“To rofl now means sort of, to waste time in a pleasant way either alone or in a group. So someone sitting around looking at YouTube videos is rofling. So is someone throwing a football around with their 3-year-old. It's like ‘hanging out’ but with more positive and silly connotations, as if wasting time were a desirable thing.Now you know. And you won't be befuddled the next time you hear it used in a new way.
You can also use to rofl to mean to fudge, or to make it up as you go. As in, ‘What's the plan on Friday?’ ‘We'll rofl it.’
On top of that, a few people also seem to be using it to mean ‘beaten badly in a competition or fight.’ As in, ‘We tried fighting the orcs in our game of Dungeons and Dragons this weekend, but we got rofled.’ ...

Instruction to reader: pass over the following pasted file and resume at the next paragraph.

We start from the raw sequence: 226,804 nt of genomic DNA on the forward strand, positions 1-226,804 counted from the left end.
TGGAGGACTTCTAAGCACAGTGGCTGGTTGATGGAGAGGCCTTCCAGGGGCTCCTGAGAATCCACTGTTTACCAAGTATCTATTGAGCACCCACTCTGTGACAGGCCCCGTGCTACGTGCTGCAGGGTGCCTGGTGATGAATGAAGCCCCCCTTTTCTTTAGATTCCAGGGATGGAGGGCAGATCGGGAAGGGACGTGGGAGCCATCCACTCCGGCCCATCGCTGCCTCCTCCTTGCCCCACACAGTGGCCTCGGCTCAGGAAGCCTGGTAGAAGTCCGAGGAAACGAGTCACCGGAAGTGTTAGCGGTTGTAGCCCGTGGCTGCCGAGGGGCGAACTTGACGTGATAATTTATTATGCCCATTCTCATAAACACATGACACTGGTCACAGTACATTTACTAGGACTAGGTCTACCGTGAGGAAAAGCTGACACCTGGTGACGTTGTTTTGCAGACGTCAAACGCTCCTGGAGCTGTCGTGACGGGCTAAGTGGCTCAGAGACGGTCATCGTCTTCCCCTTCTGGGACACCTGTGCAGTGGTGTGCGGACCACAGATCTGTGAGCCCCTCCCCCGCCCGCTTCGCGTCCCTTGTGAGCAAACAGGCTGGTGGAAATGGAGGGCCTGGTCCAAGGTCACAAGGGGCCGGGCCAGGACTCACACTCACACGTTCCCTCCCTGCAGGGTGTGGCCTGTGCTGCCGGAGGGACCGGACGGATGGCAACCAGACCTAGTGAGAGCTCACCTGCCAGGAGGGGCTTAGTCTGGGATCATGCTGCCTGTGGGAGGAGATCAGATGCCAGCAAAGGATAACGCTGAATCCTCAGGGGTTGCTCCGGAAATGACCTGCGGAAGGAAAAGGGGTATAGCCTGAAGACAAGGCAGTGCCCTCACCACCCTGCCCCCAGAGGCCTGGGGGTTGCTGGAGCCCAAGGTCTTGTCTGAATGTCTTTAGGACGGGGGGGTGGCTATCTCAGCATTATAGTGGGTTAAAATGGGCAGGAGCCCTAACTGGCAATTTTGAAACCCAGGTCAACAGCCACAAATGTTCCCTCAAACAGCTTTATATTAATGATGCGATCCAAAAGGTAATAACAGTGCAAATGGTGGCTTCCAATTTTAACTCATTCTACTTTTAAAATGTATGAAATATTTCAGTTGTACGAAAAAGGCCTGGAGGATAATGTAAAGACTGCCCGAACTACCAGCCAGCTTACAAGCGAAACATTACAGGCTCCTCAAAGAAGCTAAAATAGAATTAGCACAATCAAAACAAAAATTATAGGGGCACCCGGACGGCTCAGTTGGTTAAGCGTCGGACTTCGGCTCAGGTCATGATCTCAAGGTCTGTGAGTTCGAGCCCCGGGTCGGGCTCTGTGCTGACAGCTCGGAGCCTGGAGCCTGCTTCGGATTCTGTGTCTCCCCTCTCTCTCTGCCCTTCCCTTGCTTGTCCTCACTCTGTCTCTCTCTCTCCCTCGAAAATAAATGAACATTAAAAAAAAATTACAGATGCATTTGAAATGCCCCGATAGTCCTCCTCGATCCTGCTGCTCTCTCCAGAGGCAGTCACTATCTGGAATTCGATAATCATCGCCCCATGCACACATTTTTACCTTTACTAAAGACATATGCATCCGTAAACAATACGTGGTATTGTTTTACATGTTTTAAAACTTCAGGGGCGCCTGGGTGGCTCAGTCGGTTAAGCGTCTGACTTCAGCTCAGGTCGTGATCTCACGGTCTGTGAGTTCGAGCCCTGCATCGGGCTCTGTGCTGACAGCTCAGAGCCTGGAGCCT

There always was a figurative sense to rofl: no one ever actually rolled on the floor. So it's not surprising to see it extending in meaning in various directions.
01 July 2012
We all know that language evolves, but sometimes the speed with which it does so is startling. ROFL originally was an acronym for "rolling on the floor laughing," but it has already taken on new meanings, as explained by the DCblog: